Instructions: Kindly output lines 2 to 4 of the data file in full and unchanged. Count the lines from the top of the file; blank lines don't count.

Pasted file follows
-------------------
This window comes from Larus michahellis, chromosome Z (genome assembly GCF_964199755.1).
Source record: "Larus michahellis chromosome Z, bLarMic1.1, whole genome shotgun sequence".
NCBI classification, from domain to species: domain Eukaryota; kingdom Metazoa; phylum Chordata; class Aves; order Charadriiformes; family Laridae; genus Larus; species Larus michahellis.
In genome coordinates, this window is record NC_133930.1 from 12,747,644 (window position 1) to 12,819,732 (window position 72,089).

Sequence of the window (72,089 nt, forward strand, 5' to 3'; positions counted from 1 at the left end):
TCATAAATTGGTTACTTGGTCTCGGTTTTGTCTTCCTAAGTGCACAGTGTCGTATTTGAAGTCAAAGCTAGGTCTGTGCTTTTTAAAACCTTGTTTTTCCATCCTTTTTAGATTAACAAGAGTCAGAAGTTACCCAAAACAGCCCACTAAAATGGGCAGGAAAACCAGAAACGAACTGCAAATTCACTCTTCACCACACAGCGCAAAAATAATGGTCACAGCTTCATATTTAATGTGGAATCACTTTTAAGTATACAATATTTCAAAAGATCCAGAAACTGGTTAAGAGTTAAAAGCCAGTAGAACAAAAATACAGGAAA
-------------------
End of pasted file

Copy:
Source record: "Larus michahellis chromosome Z, bLarMic1.1, whole genome shotgun sequence".
NCBI classification, from domain to species: domain Eukaryota; kingdom Metazoa; phylum Chordata; class Aves; order Charadriiformes; family Laridae; genus Larus; species Larus michahellis.
In genome coordinates, this window is record NC_133930.1 from 12,747,644 (window position 1) to 12,819,732 (window position 72,089).